Last year the IAPB and WHO released the latest figures for world blindness. The good news is the world blindness numbers have turned downward. There previously had been rather depressing predictions for future blindness rates [ stats ] especially in the developing world due to the increasing world population and the exploding number of persons over age 60 in low and middle income countries. Currently 90% of all blindness is in the developing world.
There has been many reasons for the down turn in world blindness rates: the efforts of WHO, IAPB, Vision 2020 The Right To Sight, national and international ophthalmic NGO's, a strong ophthalmic commitment by many developing countries and their Ministries of Health, internet and cell phone availability [ access ], ICO, AAO [ ONE ], the Community Eye Health Journal and other publications targeting eye care in developing countries, at long last the widespread available [ dosing ] of ivermectin for onchoceriasis and of zithromycin for trachoma, the impressive developing - world reduction in measles cases and deaths [ therefore decreased xerophthalmia ], ophthalmic twinning programs at the eye department level, international volunteers, and obviously the dedicated and increasing numbers of front line eye health care providers in the developing world.
One factor that is sometimes overlooked is the improvements in the economic situation in many low income and middle income countries. Over the last 20 years for various reasons many of the poorest of the poor countries have made a small step forward in their economic development.
There are many examples of how poverty and blindness are tied together. Primary health care, primary eye care, and the reduction / prevention of blindness are often fellow travelers.
More people [ rural and urban ] now having a secure safe drinking water source has resulted in better saniation for hundreds of thousands of small kids. This has resulted in fewer kids dying of pneumonia, diarrhea, and xerophthalmia [ an ophthalmic manisfestation of starvation ]. Simply washing with water the face, medial canthal areas, and nostrils daily will result in a decreased incidence of trachoma -- hold the soap, hold the towel. This was shown years ago by Hugh Taylor in Mexico and Sheila West in Tanzania.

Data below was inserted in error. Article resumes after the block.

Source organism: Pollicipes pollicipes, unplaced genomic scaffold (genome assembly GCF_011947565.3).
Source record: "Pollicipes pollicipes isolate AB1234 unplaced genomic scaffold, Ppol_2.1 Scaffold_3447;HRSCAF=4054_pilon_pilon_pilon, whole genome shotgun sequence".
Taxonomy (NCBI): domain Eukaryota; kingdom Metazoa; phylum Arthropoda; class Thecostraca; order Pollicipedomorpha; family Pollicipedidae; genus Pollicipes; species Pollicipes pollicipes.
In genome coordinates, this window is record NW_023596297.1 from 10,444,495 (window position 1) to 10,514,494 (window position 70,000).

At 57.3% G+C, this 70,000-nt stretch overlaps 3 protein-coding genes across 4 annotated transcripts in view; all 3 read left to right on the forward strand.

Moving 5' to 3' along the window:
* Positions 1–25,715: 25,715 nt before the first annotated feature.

With a slight improvement in a country's infrastructure [ transportation, access, communications, etc. ] the cataract surgical rate [ CSR ] increases. With a slight increase in human resources [ ophthalmic surgeons, nurses, technicians, etc. ] the possibility of not dying blind, due to bilateral dense cataracts, improves.
The World health Organization previously has rated the most cost effective health interventions looking at all medical and surgical possibilities. Obviously immunizing young kids is high on the list. What is also in the first tier is cataract extraction. Great bang for your health care bucks. By restoring sight to a blind person in a developing country, good things happen not only for that individual [ patient ] but also to that family unit and sometimes even to that community or rural village. Instead of having a visually disabled person to feed and clothe there is now one more functioning adult in the family. Therefore the kids or grandkids are now more likely to be vaccinated, to stay in school longer, and less likely to develop xerophthalmia or other blinding conditions.
By reducing the amount of blindness secondary to trachoma and onchoceriasis WHO, UNICEF, IMF, etc. have significantly improved the economic situation in many developing countries. Of course the reverse is also true, by simply improving the economic situation in developing countries the prevalence of blindness secondary to leprosy, measles, xerophthalmia, trachoma, and onchoceriasis has dropped. Sometimes dramatically. Over the years this has been shown in many Middle East, subSaharan African, and Asian countries.
So yes, there is a correlation between blindness and poverty. The tremendous efforts of many persons and organizations have resulted in less poverty and less blindness. There's a lot still to be done but we are on the correct road. Travel well.
Baxter McLendon MD
Written by :